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-   -   Poplar? (http://www.fornobravo.com/forum/f16/poplar-1223.html)

Fio 11-17-2006 09:03 AM

Poplar?
 
I have a source of wood; a cabinetmaker will give me his cutoffs. They are mostly oak and poplar. I know oak is OK; are there any considerations for poplar? I haven't found anything, and in fact some have mentioned it, but I just want to be sure.

I hope it's OK because, as you know, woodworking cutoffs are the driest wood available.

Cheers,

- Fio

dmun 11-17-2006 09:20 AM

poplar
 
The aspens that grew in Northern Michigan when I was a kid were called poplars. It was a really soft wood, it burned but didn't give much heat. Cabinetmakers poplar is an entirely different wood, hard like maple, smooth closed grain, greenish white in color, really stable, it's the choice for building things that are going to be painted or veneered. I don't know what kind of tree it comes out of, but I'm sure it's fine to burn. Give it a try

james 11-17-2006 02:35 PM

I've had good luck with off-cuts. They are dried, and they seem to come in good sizes and shapes for burning in a brick oven. I can't comment on poplar, and haven't burned it, but my guess is that is has to be tight grained enough to burn well if they are making cabinets out of it. Is it somewhere between cheap and free?

I agree. Give it a try, and it might be good.

David, from northern MI, to NJ. That'a a move.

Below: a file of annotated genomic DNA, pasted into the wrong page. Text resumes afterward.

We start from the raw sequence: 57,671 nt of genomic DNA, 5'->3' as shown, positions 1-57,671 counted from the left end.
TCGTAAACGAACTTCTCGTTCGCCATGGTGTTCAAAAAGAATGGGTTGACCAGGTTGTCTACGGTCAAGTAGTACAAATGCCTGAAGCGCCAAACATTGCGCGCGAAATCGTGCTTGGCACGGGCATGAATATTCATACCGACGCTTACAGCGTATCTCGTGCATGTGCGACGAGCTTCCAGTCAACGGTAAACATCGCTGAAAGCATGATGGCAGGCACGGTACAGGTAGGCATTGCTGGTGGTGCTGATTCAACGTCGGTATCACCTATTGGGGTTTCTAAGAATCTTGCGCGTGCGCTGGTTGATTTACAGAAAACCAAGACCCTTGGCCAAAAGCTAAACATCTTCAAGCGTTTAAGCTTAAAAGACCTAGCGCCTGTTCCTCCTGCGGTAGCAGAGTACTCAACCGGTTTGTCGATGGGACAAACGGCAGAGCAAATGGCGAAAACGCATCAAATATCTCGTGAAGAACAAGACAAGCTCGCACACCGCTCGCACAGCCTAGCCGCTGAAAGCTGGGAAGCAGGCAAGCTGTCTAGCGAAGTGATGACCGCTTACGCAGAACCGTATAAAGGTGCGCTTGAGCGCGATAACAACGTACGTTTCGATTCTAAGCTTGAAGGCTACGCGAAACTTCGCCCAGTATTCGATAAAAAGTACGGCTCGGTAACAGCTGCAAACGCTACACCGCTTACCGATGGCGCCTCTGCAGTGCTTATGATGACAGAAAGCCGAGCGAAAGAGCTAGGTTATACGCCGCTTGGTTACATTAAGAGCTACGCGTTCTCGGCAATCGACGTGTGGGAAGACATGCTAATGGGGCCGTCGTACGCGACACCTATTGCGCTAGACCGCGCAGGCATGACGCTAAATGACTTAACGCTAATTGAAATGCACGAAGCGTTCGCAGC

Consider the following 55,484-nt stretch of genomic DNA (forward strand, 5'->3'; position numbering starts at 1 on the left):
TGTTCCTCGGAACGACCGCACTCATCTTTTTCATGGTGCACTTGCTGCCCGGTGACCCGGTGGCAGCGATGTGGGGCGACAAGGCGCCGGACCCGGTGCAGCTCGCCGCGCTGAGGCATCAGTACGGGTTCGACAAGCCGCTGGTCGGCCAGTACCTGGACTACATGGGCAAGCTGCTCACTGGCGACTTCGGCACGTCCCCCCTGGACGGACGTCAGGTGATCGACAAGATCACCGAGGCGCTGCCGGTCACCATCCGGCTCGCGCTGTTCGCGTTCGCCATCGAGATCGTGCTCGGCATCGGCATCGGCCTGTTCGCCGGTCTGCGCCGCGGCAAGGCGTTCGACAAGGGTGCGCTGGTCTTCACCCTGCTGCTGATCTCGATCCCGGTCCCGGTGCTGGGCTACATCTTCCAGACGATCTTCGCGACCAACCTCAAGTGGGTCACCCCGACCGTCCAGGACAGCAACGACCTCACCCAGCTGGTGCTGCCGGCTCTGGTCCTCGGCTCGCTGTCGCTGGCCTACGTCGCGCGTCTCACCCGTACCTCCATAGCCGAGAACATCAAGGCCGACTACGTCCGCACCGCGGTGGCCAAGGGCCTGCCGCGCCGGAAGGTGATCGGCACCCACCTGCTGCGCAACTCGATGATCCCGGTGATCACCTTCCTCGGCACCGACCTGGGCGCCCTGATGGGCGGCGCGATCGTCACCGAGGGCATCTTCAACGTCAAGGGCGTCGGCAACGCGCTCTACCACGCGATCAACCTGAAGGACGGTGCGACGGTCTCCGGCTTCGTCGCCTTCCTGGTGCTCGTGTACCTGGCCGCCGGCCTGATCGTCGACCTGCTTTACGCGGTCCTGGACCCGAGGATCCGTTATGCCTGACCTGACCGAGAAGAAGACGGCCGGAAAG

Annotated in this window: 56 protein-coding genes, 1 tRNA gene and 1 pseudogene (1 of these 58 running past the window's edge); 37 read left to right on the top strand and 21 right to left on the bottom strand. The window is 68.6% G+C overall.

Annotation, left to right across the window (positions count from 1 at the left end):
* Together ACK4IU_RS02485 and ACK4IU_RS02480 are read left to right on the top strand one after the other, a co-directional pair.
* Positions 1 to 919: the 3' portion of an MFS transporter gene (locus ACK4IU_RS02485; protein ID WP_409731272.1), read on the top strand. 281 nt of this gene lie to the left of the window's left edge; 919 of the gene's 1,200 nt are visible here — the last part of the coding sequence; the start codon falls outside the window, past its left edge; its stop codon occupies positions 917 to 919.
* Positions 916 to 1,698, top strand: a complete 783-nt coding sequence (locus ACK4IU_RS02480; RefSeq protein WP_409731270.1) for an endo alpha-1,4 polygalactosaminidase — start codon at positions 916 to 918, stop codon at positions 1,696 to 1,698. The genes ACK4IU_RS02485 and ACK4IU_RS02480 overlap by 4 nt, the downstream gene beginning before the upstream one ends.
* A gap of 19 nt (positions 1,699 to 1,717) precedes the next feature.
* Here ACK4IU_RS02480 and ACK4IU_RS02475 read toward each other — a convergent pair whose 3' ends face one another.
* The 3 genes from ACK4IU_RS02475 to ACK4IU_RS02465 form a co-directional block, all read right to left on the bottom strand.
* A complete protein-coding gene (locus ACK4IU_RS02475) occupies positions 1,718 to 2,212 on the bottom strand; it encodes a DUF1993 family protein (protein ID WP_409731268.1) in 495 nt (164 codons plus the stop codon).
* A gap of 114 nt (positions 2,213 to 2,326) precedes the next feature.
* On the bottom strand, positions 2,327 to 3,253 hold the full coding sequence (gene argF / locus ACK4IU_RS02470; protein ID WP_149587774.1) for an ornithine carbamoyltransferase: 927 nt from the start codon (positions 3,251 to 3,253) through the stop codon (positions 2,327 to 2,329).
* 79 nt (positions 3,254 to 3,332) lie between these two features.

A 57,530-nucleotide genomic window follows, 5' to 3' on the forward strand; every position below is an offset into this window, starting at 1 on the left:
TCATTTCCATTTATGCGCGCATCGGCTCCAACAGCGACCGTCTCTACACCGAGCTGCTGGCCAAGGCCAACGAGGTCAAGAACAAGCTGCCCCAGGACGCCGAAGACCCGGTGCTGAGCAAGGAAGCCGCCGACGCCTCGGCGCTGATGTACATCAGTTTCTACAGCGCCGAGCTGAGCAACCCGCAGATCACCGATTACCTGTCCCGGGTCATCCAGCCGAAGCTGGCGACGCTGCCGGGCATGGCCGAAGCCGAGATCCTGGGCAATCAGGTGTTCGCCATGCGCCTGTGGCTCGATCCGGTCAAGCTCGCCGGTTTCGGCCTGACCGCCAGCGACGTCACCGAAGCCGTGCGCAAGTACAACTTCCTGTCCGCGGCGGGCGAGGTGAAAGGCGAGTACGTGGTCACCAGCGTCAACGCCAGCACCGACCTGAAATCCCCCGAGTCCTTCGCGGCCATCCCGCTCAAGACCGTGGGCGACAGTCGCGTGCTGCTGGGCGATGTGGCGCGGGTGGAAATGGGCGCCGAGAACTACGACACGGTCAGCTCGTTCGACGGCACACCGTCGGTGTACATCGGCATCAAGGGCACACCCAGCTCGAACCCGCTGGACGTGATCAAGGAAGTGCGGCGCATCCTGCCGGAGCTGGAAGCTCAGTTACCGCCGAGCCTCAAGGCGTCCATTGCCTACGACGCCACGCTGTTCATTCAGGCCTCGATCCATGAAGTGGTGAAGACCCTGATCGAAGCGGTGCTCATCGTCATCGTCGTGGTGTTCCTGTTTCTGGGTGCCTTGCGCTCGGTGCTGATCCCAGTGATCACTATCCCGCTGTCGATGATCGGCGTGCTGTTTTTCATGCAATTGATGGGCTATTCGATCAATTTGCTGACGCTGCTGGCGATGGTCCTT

James

christo 11-17-2006 04:34 PM

Poplar grows well here in the southeastern us.

It dries nicely when dry. Gives off a lot of heat and burns quickly. Seems like a neutral wood. I would not imagine it would add much flavor to what you are cooking.

Christo

CanuckJim 11-17-2006 06:58 PM

Poplar
 
Here, the greenish grained wood you guys are referring to is called "gofer"
wood, meaning add one stick and gofer another. I burn quite a lot of it, and tend to call it an "understorey" wood, because I layer it under harder woods.

It's fine, really, classed as a semi-hardwood. In woodworking terms, it's desirable, because it can be, machined quite cleanly, holds a good, tight line, and paints well. If you can get offcuts, gofer it. It doesn't have the BTUs of harder woods, but it burns bright.

It has virtually no oil, so I think it's scent will be about neutral for pizza.

I'd bow to more expert opinion, but I think aspen is somewhat different. With that, I have no experience.

Cheers,

Jim

vincent 11-18-2006 05:46 AM

Jim is exactly right about poplar. Its also called tulip. Its the sapwood thats almost white and the heartwood thats green to brown. Quite often its udes to make popsickle sticks and tongue depressors. i's sure ie would be fine for cooking. Even better if its free. As far as aspen goes; when its dry it has no flavor or odor. Its used quite frequently in the food industry. Wooden spoons and forks, containers, ect. But it is very light and will burn quickly.


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